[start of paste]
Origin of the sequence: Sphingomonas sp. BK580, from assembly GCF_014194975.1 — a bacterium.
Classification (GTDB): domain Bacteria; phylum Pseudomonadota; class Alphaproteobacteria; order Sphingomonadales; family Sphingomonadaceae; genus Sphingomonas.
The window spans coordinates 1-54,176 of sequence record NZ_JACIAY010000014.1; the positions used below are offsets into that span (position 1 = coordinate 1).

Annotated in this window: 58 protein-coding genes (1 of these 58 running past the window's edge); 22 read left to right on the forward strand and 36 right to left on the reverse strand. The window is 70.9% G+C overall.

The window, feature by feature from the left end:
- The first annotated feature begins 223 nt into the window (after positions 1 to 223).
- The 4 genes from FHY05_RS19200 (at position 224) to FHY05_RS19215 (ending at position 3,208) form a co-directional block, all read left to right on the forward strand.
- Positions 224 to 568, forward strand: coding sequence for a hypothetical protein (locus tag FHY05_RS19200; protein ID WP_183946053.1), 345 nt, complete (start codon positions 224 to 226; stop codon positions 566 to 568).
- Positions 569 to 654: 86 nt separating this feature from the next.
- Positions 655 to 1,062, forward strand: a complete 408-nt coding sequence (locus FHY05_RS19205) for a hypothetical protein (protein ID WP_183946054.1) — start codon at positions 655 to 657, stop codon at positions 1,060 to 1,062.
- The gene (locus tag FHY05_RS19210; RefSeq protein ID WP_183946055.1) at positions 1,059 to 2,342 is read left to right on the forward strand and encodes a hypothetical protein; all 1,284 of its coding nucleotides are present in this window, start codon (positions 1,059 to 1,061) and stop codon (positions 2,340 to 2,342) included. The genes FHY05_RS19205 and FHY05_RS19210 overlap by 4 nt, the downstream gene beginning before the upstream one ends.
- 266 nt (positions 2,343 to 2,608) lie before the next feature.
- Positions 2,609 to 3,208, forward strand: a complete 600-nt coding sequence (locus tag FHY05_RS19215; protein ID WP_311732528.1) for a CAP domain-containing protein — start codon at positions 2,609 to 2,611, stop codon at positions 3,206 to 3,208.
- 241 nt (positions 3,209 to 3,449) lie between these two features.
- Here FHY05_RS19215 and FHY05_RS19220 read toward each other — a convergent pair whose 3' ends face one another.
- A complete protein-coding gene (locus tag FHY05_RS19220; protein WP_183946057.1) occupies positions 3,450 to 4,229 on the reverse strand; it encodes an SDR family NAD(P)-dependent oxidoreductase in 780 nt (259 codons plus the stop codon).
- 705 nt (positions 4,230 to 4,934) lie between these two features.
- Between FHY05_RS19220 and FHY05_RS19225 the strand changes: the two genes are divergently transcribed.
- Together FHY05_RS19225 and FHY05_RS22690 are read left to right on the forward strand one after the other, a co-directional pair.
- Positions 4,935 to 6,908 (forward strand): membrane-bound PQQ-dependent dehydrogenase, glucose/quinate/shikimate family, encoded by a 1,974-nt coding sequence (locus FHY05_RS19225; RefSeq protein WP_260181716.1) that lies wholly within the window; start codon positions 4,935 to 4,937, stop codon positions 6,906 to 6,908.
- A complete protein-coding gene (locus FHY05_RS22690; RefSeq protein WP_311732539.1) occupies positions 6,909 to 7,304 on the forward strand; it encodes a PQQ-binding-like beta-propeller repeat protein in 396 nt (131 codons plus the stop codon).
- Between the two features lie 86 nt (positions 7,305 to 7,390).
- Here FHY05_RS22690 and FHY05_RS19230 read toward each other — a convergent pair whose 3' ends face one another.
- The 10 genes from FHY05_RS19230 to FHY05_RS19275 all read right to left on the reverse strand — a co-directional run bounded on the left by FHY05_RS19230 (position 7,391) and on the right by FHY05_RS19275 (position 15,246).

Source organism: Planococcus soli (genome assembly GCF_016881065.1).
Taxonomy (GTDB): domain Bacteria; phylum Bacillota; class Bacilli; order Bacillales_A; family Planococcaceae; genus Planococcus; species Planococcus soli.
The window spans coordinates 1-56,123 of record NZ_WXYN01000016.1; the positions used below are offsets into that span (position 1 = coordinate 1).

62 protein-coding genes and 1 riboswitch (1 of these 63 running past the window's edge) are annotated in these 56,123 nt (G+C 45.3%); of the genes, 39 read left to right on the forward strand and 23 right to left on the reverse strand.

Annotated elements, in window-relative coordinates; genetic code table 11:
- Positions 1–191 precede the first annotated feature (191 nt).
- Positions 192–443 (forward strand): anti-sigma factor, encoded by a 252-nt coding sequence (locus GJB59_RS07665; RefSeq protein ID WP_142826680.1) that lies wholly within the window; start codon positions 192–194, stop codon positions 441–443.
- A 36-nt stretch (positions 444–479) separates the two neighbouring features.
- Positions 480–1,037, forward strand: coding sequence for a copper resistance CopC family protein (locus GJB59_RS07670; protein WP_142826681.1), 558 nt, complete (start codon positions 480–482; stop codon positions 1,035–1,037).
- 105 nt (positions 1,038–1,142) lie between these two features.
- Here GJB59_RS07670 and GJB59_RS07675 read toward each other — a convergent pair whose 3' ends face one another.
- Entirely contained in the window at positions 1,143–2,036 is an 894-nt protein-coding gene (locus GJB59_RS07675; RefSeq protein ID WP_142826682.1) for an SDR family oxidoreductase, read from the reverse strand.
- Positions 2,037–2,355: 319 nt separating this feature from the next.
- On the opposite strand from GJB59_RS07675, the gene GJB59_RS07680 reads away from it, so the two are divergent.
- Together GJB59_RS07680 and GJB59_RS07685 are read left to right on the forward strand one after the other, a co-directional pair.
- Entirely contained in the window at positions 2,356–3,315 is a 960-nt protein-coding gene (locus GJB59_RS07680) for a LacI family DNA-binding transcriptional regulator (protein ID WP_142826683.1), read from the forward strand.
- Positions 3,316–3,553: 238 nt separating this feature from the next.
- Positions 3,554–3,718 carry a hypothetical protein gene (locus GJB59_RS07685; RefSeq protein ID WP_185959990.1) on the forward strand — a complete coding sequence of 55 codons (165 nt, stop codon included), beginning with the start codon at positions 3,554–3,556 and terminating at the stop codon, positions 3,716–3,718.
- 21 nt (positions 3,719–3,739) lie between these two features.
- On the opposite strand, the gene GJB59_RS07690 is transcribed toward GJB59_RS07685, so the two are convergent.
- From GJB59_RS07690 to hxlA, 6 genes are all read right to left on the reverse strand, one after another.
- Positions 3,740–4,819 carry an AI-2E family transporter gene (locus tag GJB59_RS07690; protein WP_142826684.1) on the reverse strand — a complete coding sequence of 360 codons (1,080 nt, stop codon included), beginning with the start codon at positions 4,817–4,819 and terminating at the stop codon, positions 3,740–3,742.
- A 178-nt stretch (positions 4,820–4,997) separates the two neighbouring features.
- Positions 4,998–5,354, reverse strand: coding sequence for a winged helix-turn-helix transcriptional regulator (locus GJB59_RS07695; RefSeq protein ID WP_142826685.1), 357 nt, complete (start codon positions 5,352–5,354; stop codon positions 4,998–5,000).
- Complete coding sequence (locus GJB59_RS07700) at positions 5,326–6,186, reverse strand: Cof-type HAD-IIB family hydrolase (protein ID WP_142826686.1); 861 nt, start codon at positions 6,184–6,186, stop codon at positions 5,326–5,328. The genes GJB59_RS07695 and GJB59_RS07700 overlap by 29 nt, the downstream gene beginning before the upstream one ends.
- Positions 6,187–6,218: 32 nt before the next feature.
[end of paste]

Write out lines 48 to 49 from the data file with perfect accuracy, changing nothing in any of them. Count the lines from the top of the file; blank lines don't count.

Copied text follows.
- Positions 4,998–5,354, reverse strand: coding sequence for a winged helix-turn-helix transcriptional regulator (locus GJB59_RS07695; RefSeq protein ID WP_142826685.1), 357 nt, complete (start codon positions 5,352–5,354; stop codon positions 4,998–5,000).
- Complete coding sequence (locus GJB59_RS07700) at positions 5,326–6,186, reverse strand: Cof-type HAD-IIB family hydrolase (protein ID WP_142826686.1); 861 nt, start codon at positions 6,184–6,186, stop codon at positions 5,326–5,328. The genes GJB59_RS07695 and GJB59_RS07700 overlap by 29 nt, the downstream gene beginning before the upstream one ends.